State aid: Commission demands repeal of Luxembourg’s preferential tax regime for financial holdings
European Commission - IP/06/1021 19/07/2006
Brussels, 19th July 2006
The European Commission has decided that the preferential tax regime in favour of Luxembourg’s Exempt, Milliardaire and Financial Holdings of 1929 violates EC Treaty state aid rules (Article 87). The scheme is granted under a Luxembourg law from 1929, predating the EC Treaty, and therefore constituting existing aid. Following an in-depth investigation opened in February (see IP/06/132) and a preliminary four-year review, the Commission has concluded that the scheme grants unjustified tax advantages to providers of certain financial services who set up holding structures in Luxembourg. It distorts competition and trade by altering the level playing field between financial undertakings and induces them to create dedicated structures in Luxembourg to reduce their current tax liabilities. Modifications introduced by a law of 21 June 2005 narrowed the scope of the scheme but the regime still constitutes state aid as the tax advantages remain unchanged. The Commission decision requires the scheme to be repealed by the end of 2006, while its effects for the existing holdings must be definitively eliminated by the end of 2010 (allowing the existing beneficiaries to exit from the existing holding structures without incurring tax penalties). As the scheme is existing aid, the Commission’s decision is only for the future and the beneficiaries need not repay aid received until its final elimination.
Competition Commissioner Neelie Kroes said: “Today’s decision to eliminate a scheme providing sizable tax advantages to Luxembourg’s financial holdings will help to restore a level playing field in the EU’s financial services industry”.
Under the 1929 law, exemptions from direct business taxation are granted to Luxembourg’s holdings providing certain financial and capital-intensive services to related and unrelated business entities within a multinational group. The Exempt 1929 Holdings are companies which are exclusively engaged in holding the stocks of companies, managing collective investments, providing financing and licensing intangibles to related entities within a group. The Milliardaire Holdings are a subgroup of Exempt Holdings which have been formed by initial cash or stock contributions of at least €24 million (formerly one billion Luxembourg Francs). The Financial Holdings are another subdivision of the Exempt Holdings, specialised in providing structured finance to related entities and managing collective investment funds. The revenues earned by all categories of Exempt 1929 Holdings are tax free and the distributions made by such Holdings are exempt from withholding taxes.
The June 2003 Council of EU Finance Ministers considered that the Exempt Holdings’ exemption from dividends constituted a harmful tax measure within the meaning of the EC Code of Conduct on business taxation on the grounds that the exemption was not conditional upon the payment of a sufficient tax by the distributing company (IP/03/787). The Council accordingly recommended that Luxembourg eliminate this harmful legislation by 31st December 2010 at the latest.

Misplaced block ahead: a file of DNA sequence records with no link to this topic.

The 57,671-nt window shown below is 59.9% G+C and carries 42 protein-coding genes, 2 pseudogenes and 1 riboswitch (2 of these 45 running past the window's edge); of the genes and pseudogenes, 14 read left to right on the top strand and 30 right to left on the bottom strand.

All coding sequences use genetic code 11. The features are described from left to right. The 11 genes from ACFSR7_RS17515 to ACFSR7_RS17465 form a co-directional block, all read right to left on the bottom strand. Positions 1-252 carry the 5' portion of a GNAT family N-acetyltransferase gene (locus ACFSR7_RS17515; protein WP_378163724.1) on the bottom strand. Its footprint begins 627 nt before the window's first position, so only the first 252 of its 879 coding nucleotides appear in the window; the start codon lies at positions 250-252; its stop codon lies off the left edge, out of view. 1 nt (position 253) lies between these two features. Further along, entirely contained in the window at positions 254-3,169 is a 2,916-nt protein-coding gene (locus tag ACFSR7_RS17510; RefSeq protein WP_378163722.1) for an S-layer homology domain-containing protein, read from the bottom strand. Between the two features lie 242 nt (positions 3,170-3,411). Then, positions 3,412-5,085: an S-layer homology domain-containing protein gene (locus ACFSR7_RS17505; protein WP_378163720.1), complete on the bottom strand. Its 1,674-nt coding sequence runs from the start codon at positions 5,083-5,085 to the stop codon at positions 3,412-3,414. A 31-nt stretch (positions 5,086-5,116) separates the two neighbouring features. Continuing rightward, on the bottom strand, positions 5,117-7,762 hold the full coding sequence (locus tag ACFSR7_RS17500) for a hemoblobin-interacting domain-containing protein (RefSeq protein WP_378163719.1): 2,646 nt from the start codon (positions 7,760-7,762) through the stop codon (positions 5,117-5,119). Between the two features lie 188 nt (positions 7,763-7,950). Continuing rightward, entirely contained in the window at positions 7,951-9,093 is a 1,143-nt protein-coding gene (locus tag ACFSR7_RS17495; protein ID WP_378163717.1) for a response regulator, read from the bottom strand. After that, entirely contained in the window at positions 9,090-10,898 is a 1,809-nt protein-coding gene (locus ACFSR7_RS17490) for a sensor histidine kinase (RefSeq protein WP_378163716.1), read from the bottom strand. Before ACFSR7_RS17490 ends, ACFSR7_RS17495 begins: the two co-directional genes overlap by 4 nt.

On 21st June 2005 Luxembourg amended its 1929 Law to abolish the exempt status for holdings receiving more than 5% of their yearly dividend income from participating companies which have not been subject to a tax comparable to the one applied in Luxembourg (the non-comparable tax was defined as a tax of 11% on the business profits computed under Luxemburg’s rules). For the Exempt Holdings existing at the time of entry into force of the new law (1st July 2005), however, the potential loss of the exempt status would apply only as of 1st January 2011.
In parallel with the Member States’ review under the Code of Conduct on business taxation, in 2002 the Commission initiated a state aid review, under the cooperation procedure applicable to existing aid. On 21 October 2005 the Commission proposed appropriate measures to Luxembourg to gradually review the scheme. Luxembourg rejected these measures and in February 2006 the Commission opened an in-depth investigation to verify whether the tax exemptions granted to the 1929 holdings constituted state aid and were compatible with the Single Market (see IP/06/132). The in-depth investigation provided an opportunity for interested parties to submit their comments on the measures.
The Commission has set strict conditions for the phasing-out of the scheme because the tax exemption was not linked to any specific investments and its beneficiaries therefore cannot have acquired legitimate expectations about its permanent nature. This has been confirmed by the EU Court of Justice in its judgement of 22 June (joined cases C-182/03 and C-217/03) on a similar tax scheme concerning Belgian coordination centres.